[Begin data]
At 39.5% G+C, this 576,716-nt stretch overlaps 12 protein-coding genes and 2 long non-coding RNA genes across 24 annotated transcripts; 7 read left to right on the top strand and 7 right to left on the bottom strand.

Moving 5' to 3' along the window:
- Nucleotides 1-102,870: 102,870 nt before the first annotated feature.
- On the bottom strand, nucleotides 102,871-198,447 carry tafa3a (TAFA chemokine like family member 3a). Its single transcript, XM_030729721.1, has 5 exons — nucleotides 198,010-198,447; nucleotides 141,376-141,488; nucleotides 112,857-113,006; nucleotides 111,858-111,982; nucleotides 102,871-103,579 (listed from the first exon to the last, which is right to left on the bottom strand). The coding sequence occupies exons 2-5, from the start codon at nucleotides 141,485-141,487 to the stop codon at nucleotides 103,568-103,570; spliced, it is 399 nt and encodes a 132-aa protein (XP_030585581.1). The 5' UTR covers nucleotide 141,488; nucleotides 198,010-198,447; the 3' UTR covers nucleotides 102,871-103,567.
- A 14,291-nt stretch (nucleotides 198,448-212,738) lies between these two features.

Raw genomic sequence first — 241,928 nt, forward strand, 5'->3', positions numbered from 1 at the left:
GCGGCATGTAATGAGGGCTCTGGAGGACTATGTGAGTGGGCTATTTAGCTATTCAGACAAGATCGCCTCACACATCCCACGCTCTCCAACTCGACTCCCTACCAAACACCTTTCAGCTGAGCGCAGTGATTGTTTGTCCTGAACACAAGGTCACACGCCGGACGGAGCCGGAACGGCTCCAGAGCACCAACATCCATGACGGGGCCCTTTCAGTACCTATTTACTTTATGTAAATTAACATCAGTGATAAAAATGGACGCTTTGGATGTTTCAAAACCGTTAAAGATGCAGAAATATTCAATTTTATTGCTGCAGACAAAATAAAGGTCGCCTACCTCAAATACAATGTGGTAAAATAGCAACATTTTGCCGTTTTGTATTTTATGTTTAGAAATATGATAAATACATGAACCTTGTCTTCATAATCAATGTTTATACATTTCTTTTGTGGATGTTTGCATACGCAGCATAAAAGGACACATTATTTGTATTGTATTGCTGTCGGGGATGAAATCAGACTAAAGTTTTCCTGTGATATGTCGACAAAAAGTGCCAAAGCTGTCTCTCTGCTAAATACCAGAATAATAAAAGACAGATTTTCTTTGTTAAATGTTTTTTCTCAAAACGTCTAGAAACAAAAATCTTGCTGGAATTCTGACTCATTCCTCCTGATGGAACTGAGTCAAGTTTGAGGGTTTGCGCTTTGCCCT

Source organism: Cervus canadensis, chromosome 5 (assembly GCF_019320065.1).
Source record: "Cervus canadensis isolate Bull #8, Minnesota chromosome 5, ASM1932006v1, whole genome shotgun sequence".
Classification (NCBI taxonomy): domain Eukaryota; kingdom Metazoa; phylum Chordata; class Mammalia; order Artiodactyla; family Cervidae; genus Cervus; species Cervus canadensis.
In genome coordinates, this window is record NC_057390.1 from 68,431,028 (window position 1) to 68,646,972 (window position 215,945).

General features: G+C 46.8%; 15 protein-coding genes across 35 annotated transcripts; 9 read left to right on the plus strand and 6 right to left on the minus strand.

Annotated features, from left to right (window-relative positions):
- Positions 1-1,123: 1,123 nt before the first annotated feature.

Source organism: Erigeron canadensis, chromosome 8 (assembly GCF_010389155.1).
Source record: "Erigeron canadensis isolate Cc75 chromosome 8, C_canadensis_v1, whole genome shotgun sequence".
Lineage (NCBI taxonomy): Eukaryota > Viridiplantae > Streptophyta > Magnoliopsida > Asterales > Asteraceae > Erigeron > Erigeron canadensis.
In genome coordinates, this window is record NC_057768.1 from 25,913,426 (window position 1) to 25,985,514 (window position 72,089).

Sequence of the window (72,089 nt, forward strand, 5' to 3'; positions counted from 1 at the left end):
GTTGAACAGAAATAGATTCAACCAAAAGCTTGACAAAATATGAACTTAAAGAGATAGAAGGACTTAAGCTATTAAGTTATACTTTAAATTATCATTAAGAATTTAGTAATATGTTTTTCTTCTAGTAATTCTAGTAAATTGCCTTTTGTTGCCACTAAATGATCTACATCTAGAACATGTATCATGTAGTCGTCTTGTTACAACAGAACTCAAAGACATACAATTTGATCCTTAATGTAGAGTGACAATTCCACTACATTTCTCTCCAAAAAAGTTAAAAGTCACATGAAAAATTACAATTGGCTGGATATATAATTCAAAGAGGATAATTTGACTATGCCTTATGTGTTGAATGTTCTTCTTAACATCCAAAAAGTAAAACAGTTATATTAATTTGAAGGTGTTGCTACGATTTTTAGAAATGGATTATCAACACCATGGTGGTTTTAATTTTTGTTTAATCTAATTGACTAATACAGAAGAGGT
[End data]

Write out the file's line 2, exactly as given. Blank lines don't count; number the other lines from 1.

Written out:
Moving 5' to 3' along the window: